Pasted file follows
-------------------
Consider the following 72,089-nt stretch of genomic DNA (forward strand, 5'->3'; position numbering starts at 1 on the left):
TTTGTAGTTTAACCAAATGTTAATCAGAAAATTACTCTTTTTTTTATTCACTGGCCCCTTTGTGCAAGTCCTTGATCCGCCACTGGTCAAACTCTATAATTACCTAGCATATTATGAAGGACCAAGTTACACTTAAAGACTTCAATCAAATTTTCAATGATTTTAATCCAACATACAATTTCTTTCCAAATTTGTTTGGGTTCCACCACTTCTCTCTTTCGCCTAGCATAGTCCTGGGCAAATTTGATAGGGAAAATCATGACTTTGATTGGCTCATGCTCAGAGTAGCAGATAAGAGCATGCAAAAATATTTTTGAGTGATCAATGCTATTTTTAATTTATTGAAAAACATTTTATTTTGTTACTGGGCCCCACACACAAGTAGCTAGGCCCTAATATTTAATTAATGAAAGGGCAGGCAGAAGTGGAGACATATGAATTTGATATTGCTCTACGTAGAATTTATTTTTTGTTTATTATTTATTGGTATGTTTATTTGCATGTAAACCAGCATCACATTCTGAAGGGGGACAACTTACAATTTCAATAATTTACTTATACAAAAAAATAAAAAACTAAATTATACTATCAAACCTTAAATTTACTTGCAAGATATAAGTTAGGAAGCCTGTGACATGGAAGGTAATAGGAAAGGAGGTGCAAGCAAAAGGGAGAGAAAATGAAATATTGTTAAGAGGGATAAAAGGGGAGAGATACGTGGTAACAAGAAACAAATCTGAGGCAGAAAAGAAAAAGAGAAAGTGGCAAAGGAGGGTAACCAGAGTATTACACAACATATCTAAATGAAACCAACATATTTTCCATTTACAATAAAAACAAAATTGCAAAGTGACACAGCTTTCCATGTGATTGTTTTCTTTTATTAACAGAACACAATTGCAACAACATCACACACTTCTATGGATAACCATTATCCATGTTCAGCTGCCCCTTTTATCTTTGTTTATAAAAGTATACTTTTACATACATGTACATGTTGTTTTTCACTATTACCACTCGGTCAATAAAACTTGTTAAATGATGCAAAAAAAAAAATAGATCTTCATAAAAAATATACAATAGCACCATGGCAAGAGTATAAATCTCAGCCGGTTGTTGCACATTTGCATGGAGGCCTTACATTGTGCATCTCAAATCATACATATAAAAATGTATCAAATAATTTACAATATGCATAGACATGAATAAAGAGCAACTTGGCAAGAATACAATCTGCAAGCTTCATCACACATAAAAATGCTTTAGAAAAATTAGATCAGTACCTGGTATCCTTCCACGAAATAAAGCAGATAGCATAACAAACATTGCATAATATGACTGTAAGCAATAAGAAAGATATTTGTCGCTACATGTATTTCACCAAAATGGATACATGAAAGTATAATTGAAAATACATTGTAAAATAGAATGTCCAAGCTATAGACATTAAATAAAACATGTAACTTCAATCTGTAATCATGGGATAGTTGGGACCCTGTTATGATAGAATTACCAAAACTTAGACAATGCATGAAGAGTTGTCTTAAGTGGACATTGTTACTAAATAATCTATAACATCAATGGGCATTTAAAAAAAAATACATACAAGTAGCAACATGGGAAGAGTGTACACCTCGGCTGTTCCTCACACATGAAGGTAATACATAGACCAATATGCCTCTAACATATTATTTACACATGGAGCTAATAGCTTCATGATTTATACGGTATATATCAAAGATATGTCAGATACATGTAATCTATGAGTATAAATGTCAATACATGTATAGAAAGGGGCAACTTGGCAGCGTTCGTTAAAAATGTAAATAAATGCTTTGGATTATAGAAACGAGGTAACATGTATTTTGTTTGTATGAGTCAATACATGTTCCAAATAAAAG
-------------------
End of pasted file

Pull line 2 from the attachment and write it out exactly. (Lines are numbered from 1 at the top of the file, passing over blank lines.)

TTTGTAGTTTAACCAAATGTTAATCAGAAAATTACTCTTTTTTTTATTCACTGGCCCCTTTGTGCAAGTCCTTGATCCGCCACTGGTCAAACTCTATAATTACCTAGCATATTATGAAGGACCAAGTTACACTTAAAGACTTCAATCAAATTTTCAATGATTTTAATCCAACATACAATTTCTTTCCAAATTTGTTTGGGTTCCACCACTTCTCTCTTTCGCCTAGCATAGTCCTGGGCAAATTTGATAGGGAAAATCATGACTTTGATTGGCTCATGCTCAGAGTAGCAGATAAGAGCATGCAAAAATATTTTTGAGTGATCAATGCTATTTTTAATTTATTGAAAAACATTTTATTTTGTTACTGGGCCCCACACACAAGTAGCTAGGCCCTAATATTTAATTAATGAAAGGGCAGGCAGAAGTGGAGACATATGAATTTGATATTGCTCTACGTAGAATTTATTTTTTGTTTATTATTTATTGGTATGTTTATTTGCATGTAAACCAGCATCACATTCTGAAGGGGGACAACTTACAATTTCAATAATTTACTTATACAAAAAAATAAAAAACTAAATTATACTATCAAACCTTAAATTTACTTGCAAGATATAAGTTAGGAAGCCTGTGACATGGAAGGTAATAGGAAAGGAGGTGCAAGCAAAAGGGAGAGAAAATGAAATATTGTTAAGAGGGATAAAAGGGGAGAGATACGTGGTAACAAGAAACAAATCTGAGGCAGAAAAGAAAAAGAGAAAGTGGCAAAGGAGGGTAACCAGAGTATTACACAACATATCTAAATGAAACCAACATATTTTCCATTTACAATAAAAACAAAATTGCAAAGTGACACAGCTTTCCATGTGATTGTTTTCTTTTATTAACAGAACACAATTGCAACAACATCACACACTTCTATGGATAACCATTATCCATGTTCAGCTGCCCCTTTTATCTTTGTTTATAAAAGTATACTTTTACATACATGTACATGTTGTTTTTCACTATTACCACTCGGTCAATAAAACTTGTTAAATGATGCAAAAAAAAAAATAGATCTTCATAAAAAATATACAATAGCACCATGGCAAGAGTATAAATCTCAGCCGGTTGTTGCACATTTGCATGGAGGCCTTACATTGTGCATCTCAAATCATACATATAAAAATGTATCAAATAATTTACAATATGCATAGACATGAATAAAGAGCAACTTGGCAAGAATACAATCTGCAAGCTTCATCACACATAAAAATGCTTTAGAAAAATTAGATCAGTACCTGGTATCCTTCCACGAAATAAAGCAGATAGCATAACAAACATTGCATAATATGACTGTAAGCAATAAGAAAGATATTTGTCGCTACATGTATTTCACCAAAATGGATACATGAAAGTATAATTGAAAATACATTGTAAAATAGAATGTCCAAGCTATAGACATTAAATAAAACATGTAACTTCAATCTGTAATCATGGGATAGTTGGGACCCTGTTATGATAGAATTACCAAAACTTAGACAATGCATGAAGAGTTGTCTTAAGTGGACATTGTTACTAAATAATCTATAACATCAATGGGCATTTAAAAAAAAATACATACAAGTAGCAACATGGGAAGAGTGTACACCTCGGCTGTTCCTCACACATGAAGGTAATACATAGACCAATATGCCTCTAACATATTATTTACACATGGAGCTAATAGCTTCATGATTTATACGGTATATATCAAAGATATGTCAGATACATGTAATCTATGAGTATAAATGTCAATACATGTATAGAAAGGGGCAACTTGGCAGCGTTCGTTAAAAATGTAAATAAATGCTTTGGATTATAGAAACGAGGTAACATGTATTTTGTTTGTATGAGTCAATACATGTTCCAAATAAAAG